June 2008 Poem of the Month: Abd El-Hadi Fights a Superpower

Posted by on 06.03.08 | 4 Comments
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Editorial note: This is one of Krayna’s submissions to the Virtual Tea House contest Where’s Home?”

In his book, “Poet’s Choice”, Edward Hirsch writes that this poem “should be required reading in Washington.” He imagines Abd El-Hadi as a “holy fool, an innocent dreamer who wouldn’t hurt anyone or anything.” How do you imagine him? His struggle? What qualities does he exude that you might seek to emulate this month?

farmer - wadi fukin

Photo taken at Beit Jala, West Bank
flickr: Whirlingdervish

From the very first time I read this poem,

I loved the character the poet creates,

Ebd El-Hadi, a fictional character, who

represents real folks – kind, welcoming

and good-hearted, struggling with injustice.

This poet reminds me that unless we are in

relationship, it is all too easy to make enemies

and scapegoats of ordinary people, some of whom

possess uncommon intelligence. Any one who knows

this man would sooner go to his home to share *labneh,

tea, and stories, rather than put him on trial. His endless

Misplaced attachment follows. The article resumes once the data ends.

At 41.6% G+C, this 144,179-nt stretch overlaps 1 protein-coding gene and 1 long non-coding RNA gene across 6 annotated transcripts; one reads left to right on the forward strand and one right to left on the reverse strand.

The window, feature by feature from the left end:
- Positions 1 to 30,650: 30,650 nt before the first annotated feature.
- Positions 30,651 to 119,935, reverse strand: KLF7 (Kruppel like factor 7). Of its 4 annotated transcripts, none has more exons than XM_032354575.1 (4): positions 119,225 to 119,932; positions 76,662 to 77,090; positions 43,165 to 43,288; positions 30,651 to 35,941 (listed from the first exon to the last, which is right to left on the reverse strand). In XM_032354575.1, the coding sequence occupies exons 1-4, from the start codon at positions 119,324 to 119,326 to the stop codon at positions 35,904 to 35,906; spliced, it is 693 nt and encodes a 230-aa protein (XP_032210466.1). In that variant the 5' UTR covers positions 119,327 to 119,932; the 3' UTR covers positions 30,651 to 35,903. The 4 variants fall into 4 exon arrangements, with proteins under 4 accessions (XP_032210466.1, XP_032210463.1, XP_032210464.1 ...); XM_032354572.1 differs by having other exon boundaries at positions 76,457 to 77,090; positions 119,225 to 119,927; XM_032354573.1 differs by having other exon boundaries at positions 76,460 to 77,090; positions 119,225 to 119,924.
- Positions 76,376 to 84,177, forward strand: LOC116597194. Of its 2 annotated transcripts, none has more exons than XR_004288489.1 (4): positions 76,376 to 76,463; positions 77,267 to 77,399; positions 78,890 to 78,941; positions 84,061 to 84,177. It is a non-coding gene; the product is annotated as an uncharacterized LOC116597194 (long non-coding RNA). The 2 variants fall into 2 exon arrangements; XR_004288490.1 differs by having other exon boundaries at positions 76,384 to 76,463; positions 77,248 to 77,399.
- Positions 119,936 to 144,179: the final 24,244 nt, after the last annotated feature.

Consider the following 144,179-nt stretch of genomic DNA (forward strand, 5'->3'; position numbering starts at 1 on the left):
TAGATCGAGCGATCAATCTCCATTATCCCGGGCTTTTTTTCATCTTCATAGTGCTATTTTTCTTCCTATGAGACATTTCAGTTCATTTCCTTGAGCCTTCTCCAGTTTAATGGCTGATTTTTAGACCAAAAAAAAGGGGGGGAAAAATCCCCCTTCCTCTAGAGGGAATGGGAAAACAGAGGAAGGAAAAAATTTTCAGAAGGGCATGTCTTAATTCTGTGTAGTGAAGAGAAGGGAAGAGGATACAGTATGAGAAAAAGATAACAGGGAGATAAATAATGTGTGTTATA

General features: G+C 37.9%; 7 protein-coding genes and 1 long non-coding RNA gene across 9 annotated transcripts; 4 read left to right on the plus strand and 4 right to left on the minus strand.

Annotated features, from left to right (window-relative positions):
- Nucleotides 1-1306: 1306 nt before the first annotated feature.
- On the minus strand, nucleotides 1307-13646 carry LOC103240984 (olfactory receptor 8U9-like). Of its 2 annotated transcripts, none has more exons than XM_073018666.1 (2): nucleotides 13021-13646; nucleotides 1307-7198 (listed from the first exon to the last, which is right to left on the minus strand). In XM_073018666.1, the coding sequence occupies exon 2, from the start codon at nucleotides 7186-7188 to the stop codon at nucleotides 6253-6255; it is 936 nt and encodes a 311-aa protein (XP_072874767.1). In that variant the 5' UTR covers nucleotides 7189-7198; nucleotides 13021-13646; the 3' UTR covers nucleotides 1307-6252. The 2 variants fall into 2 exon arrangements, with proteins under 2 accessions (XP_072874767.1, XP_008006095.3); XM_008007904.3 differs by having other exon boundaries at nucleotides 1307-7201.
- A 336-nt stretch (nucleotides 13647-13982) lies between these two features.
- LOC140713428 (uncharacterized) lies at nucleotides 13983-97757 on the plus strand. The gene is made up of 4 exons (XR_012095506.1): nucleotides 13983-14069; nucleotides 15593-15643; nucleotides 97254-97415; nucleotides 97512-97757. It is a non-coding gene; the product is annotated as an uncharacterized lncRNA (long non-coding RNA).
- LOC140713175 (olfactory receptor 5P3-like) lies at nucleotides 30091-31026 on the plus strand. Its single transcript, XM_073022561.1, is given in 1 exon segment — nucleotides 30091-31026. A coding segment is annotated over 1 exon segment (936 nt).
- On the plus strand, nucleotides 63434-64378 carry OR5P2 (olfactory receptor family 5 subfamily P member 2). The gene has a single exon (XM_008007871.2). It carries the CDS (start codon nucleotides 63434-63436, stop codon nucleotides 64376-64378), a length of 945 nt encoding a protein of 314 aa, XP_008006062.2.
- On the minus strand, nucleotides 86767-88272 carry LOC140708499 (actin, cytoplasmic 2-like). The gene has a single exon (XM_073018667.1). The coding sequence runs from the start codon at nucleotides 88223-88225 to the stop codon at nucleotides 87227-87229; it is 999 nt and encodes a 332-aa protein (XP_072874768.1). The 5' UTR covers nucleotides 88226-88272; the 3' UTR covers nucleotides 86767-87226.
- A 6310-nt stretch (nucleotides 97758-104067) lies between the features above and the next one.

kindness, hospitality and generosity move us to reflect

on the expression of these same qualities in our own lives.

As always, I pray this poem inspires each of us

to water seeds of loving-kindness and friendship

in these wild and crazy times.

A deep bow,

Krayna

*Labneh is a kind of cheese made with yogurt.

Abd El-Hadi Fights a Superpower

In his life

he neither wrote nor read.

In his life

he didn’t cut down a single tree,

didn’t slit the throat

of a single calf.

In his life

he did not speak

of the New York Times

behind its back,

didn’t raise

his voice to a soul

except in his saying:

“Come in please,

by God, you can’t refuse.”

Nevertheless –

his case is hopeless,

his situation desperate.

His God-given rights are a grain of salt

tossed in the sea.

Ladies and gentlemen of the jury:

about his enemies

my client knows not a thing.

And I can assure you,

were he to encounter

the entire crew

of the aircraft carrier Enterprise,

he’d serve them eggs

and labneh

fresh from the bag.

~ Taha Muhummad Ali, Palestinian Poet

Taha Muhammad Ali, Poet

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